By OnMilwaukee Staff Writers   Published Feb 10, 2011 at 1:03 PM

"Bar Month" at is back for another round! The whole month of February, we're serving up intoxicatingly fun articles on bars and clubs -- including guides, the latest trends, bartender profiles and more. Grab a designated driver and dive in!

While mixology often gets a bad rap for adopting the stuffy, elitist reputation the wine world has been battling to shed, two Milwaukee barroom wizards are taking it upon themselves to preach the virtues of a balanced cocktail to the masses.

Nicholas Kosevich and Ira Koplowitz of Bittercube Bitters have stepped out from behind the bar and into the streets acting as ambassadors to a growing cocktail movement that favors fresh and handmade ingredients and pre-Prohibition recipes.

"I think that some people have a negative perception of the cocktail scene because there may be a bartender who will chastise you for what you drink, but at the end of the day it should be fun, it should be exciting and it should be about the drinking," Koplowitz said.

Crafting and marketing their bitters is just one facet of what Koplowitz and Kosevich are doing with Bittercube.

From consulting and training gigs like their successful six-month residency at Bacchus and the soon-to-open east side faux hotel bar The Hamilton, mixing cocktails at large scale events like the March MAM After Dark: ReMix, or more intimate affairs like a small batch bourbon tasting tonight at Ray's Wine and Spirits in Wauwatosa, the Bittercube guys have made education a key component of what they do.

"Before, if you owned a bar you were looking for people to come into that bar and spend money at that bar. Bittercube is now in this stage in the company where we are reaching out to people and giving information away and showing people that everyone deserves to drink a good drink," Kosevich said.

Koplowitz and Kosevich met in Minneapolis where Kosevich managed the bar at the popular Town Talk Diner and bonded over craft cocktails. Kosevich would visit Koplowitz where he worked at The Violet Hour in Chicago, and they soon hatched plans to move to Milwaukee to open a cocktail bar only to abandon the project at the last minute following a dispute with their investor.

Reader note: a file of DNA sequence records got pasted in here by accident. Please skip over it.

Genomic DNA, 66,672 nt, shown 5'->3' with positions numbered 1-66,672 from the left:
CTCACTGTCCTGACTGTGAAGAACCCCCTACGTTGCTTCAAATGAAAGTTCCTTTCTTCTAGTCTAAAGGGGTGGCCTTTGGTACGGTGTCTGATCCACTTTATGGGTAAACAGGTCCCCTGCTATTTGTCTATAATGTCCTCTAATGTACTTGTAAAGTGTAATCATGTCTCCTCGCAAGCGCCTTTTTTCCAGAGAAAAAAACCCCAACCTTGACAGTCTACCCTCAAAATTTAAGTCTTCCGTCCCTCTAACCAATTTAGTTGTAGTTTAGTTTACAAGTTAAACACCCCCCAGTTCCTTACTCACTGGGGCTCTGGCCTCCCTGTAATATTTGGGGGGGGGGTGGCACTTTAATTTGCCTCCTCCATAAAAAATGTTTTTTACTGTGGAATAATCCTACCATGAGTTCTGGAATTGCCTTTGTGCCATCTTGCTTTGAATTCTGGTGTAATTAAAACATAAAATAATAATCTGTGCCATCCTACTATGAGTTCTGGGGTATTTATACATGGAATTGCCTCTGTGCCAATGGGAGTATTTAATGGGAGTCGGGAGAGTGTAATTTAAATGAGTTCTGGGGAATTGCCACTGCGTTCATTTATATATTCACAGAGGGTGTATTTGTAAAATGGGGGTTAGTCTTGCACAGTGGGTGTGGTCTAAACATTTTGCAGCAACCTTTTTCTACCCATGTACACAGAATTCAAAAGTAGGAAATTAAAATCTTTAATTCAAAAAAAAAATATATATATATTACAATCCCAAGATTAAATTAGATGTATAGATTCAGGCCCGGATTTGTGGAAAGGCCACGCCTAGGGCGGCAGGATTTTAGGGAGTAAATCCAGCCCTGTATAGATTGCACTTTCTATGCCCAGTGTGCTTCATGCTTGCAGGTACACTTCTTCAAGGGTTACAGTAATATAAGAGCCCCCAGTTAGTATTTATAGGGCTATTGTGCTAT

They say being forced to shift their focus to Bittercube has ultimately let them take their bitters and cocktail recipes into the public giving them far more reach than had they been tethered to a brick and mortar bar.

"We are batching 3,000 cocktails and saying 'Taste this drink that is balanced, and has fresh squeezed juice and syrup that we made,' and a lot of people haven't had that experience," Koplowitz said.

"It's just creating this dialogue over and over again," added Kosevich, "It's more like being ambassadors to a movement, which is exciting."

The pair has also been writing for national publications and eschewing the age old habit of closely guarding its recipes, opting to share them with as many people as it can in the hopes of drawing others into the world of craft cocktails.

"We throw these events and we give away as many recipes as possible and we get e-mails from people every day asking us how to use our products and how make a drink they had at our last event, so I feel like now we have become more of a company that is known for educating. It's not just about getting people to come in and spend money," Kosevich said.

And while Milwaukee is known more for its craft beer scene, Kosevich and Koplowitz said the city is slowly but surely latching on to the cocktail movement.

"Madison is killing it right now with the cocktail scene. There are places that are opening up that are craft cocktail bars that are doing well and I think it's not that people don't care about what they are consuming in Milwaukee it's about getting people to think about cocktails in a different way," said Kosevich. "So it's really about just turning that on in people."

You can catch them tonight at Ray's, 8930 W. North Ave., where they will be matching their six unique bitters flavors with a selection of small batch bourbons. The cost is $30 and includes a $10 coupon toward a bottle purchase and special pricing on tasted bitters and spirits.